Fellow soldiers keep the faith, however. On May 28, 2005, I delivered a brief Memorial Day speech at the Travis County International Cemetery. The place is one of those plots of ground with a decidedly checkered past. In the 19th century, it was a "paupers graveyard." Today, a group of Hispanic veterans, Tejanos in Action, tends the graves of indigent American veterans buried in the cemetery.
The ceremony was simple. A Tejanos honor guard conducted a flag ceremony. A bugler played taps, and the honor guard fired a 21-gun salute. I kept the speech short -- and here's the gist of it:
"... At one time, this cemetery is what another era called a potter's field ... a gravesite for the destitute, for the disenfranchised, for the socially disdained, for those grand society might conveniently forget.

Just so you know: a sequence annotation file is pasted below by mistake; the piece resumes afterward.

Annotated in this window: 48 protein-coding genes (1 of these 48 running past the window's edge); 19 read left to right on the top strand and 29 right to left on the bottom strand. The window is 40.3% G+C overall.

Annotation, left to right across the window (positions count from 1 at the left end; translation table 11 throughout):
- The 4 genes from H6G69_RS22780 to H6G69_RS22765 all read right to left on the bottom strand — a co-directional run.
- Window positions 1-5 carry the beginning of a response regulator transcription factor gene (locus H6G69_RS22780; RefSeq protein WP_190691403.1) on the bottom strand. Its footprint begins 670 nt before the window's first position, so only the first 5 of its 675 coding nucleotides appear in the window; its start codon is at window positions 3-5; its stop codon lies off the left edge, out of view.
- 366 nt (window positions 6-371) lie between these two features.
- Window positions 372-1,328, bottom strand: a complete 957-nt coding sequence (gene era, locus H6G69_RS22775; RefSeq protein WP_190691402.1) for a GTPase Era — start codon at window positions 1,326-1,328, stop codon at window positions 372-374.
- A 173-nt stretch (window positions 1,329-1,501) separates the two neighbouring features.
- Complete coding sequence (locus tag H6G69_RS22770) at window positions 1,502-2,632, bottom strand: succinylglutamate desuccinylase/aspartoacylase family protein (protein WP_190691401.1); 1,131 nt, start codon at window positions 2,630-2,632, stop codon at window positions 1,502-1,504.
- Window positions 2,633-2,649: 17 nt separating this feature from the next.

"... Tejanos in Action has changed that sad legacy ... for this cemetery is now dedicated to remembering, not forgetting. Thank you and your organization for this gift, which enriches our history and in doing so enriches our spirit and ... our democracy. The mission of each generation is to take what we have and do better, do more with it. Liberty gives us this chance, to choose to take a sad and forgotten plot and turn it into a beautiful, peaceful place.
"... Memorial Day is about taking a moment to reflect and to remember, to reflect and to respect the special gift of those who did their duty."
And -- I'll add in 2008 -- it is a day to thank those who do their duty now.
NOTE: The entire speech may be found at the May 28, 2005, entry of austinbay.net/blog.
Austin Bay is the author of three novels. His third novel, The Wrong Side of Brightness, was published by Putnam/Jove in June 2003. He has also co-authored four non-fiction books, to include A Quick and Dirty Guide to War: Third Edition (with James Dunnigan, Morrow, 1996).
Be the first to read Austin Bay's column. Sign up today and receive Townhall.com delivered each morning to your inbox.
In Honor of His 103rd Birthday, Here Are The 20 Best Quotes From The Late, Great Milton Friedman | John Hawkins